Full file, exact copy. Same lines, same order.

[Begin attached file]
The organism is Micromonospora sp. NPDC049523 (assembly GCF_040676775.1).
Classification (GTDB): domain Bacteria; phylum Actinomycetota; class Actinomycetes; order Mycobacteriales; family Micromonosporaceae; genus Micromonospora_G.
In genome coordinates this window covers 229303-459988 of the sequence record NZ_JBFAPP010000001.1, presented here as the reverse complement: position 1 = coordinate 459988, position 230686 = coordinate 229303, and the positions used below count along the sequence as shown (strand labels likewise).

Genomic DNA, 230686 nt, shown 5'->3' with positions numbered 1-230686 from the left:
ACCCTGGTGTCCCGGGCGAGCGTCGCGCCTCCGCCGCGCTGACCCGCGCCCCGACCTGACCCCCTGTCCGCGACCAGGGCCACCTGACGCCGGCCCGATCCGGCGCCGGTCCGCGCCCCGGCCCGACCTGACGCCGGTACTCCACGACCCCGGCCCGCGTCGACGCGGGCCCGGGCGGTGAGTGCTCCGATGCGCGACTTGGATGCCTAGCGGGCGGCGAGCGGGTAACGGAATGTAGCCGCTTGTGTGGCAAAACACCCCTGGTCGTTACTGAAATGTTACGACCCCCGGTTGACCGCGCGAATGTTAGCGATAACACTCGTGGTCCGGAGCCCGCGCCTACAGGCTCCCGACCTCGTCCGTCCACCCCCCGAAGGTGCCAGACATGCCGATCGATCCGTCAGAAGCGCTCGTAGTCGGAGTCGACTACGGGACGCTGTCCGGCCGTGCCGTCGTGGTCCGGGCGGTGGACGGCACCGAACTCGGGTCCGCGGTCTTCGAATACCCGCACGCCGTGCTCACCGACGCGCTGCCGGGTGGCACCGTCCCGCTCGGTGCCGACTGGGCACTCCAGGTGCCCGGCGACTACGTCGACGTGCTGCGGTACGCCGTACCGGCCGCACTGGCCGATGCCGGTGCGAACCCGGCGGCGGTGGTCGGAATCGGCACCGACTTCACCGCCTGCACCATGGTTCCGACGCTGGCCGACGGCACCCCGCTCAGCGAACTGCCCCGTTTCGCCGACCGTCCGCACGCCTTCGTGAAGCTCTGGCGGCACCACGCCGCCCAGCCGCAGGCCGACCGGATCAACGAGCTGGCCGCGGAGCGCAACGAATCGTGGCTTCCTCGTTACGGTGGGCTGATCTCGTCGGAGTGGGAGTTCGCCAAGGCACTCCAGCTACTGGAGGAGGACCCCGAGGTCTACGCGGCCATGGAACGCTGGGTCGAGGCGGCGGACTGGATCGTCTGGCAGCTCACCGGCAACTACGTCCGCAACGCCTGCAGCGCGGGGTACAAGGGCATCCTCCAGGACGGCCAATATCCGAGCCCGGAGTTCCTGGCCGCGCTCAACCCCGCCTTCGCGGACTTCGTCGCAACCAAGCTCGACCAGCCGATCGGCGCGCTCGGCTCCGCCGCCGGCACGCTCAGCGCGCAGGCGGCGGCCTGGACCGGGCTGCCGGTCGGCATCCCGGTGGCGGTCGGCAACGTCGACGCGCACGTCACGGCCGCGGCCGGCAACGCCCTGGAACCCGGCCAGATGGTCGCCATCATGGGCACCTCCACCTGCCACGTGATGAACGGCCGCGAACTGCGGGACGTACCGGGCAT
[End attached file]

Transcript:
The organism is Micromonospora sp. NPDC049523 (assembly GCF_040676775.1).
Classification (GTDB): domain Bacteria; phylum Actinomycetota; class Actinomycetes; order Mycobacteriales; family Micromonosporaceae; genus Micromonospora_G.
In genome coordinates this window covers 229303-459988 of the sequence record NZ_JBFAPP010000001.1, presented here as the reverse complement: position 1 = coordinate 459988, position 230686 = coordinate 229303, and the positions used below count along the sequence as shown (strand labels likewise).

Genomic DNA, 230686 nt, shown 5'->3' with positions numbered 1-230686 from the left:
ACCCTGGTGTCCCGGGCGAGCGTCGCGCCTCCGCCGCGCTGACCCGCGCCCCGACCTGACCCCCTGTCCGCGACCAGGGCCACCTGACGCCGGCCCGATCCGGCGCCGGTCCGCGCCCCGGCCCGACCTGACGCCGGTACTCCACGACCCCGGCCCGCGTCGACGCGGGCCCGGGCGGTGAGTGCTCCGATGCGCGACTTGGATGCCTAGCGGGCGGCGAGCGGGTAACGGAATGTAGCCGCTTGTGTGGCAAAACACCCCTGGTCGTTACTGAAATGTTACGACCCCCGGTTGACCGCGCGAATGTTAGCGATAACACTCGTGGTCCGGAGCCCGCGCCTACAGGCTCCCGACCTCGTCCGTCCACCCCCCGAAGGTGCCAGACATGCCGATCGATCCGTCAGAAGCGCTCGTAGTCGGAGTCGACTACGGGACGCTGTCCGGCCGTGCCGTCGTGGTCCGGGCGGTGGACGGCACCGAACTCGGGTCCGCGGTCTTCGAATACCCGCACGCCGTGCTCACCGACGCGCTGCCGGGTGGCACCGTCCCGCTCGGTGCCGACTGGGCACTCCAGGTGCCCGGCGACTACGTCGACGTGCTGCGGTACGCCGTACCGGCCGCACTGGCCGATGCCGGTGCGAACCCGGCGGCGGTGGTCGGAATCGGCACCGACTTCACCGCCTGCACCATGGTTCCGACGCTGGCCGACGGCACCCCGCTCAGCGAACTGCCCCGTTTCGCCGACCGTCCGCACGCCTTCGTGAAGCTCTGGCGGCACCACGCCGCCCAGCCGCAGGCCGACCGGATCAACGAGCTGGCCGCGGAGCGCAACGAATCGTGGCTTCCTCGTTACGGTGGGCTGATCTCGTCGGAGTGGGAGTTCGCCAAGGCACTCCAGCTACTGGAGGAGGACCCCGAGGTCTACGCGGCCATGGAACGCTGGGTCGAGGCGGCGGACTGGATCGTCTGGCAGCTCACCGGCAACTACGTCCGCAACGCCTGCAGCGCGGGGTACAAGGGCATCCTCCAGGACGGCCAATATCCGAGCCCGGAGTTCCTGGCCGCGCTCAACCCCGCCTTCGCGGACTTCGTCGCAACCAAGCTCGACCAGCCGATCGGCGCGCTCGGCTCCGCCGCCGGCACGCTCAGCGCGCAGGCGGCGGCCTGGACCGGGCTGCCGGTCGGCATCCCGGTGGCGGTCGGCAACGTCGACGCGCACGTCACGGCCGCGGCCGGCAACGCCCTGGAACCCGGCCAGATGGTCGCCATCATGGGCACCTCCACCTGCCACGTGATGAACGGCCGCGAACTGCGGGACGTACCGGGCAT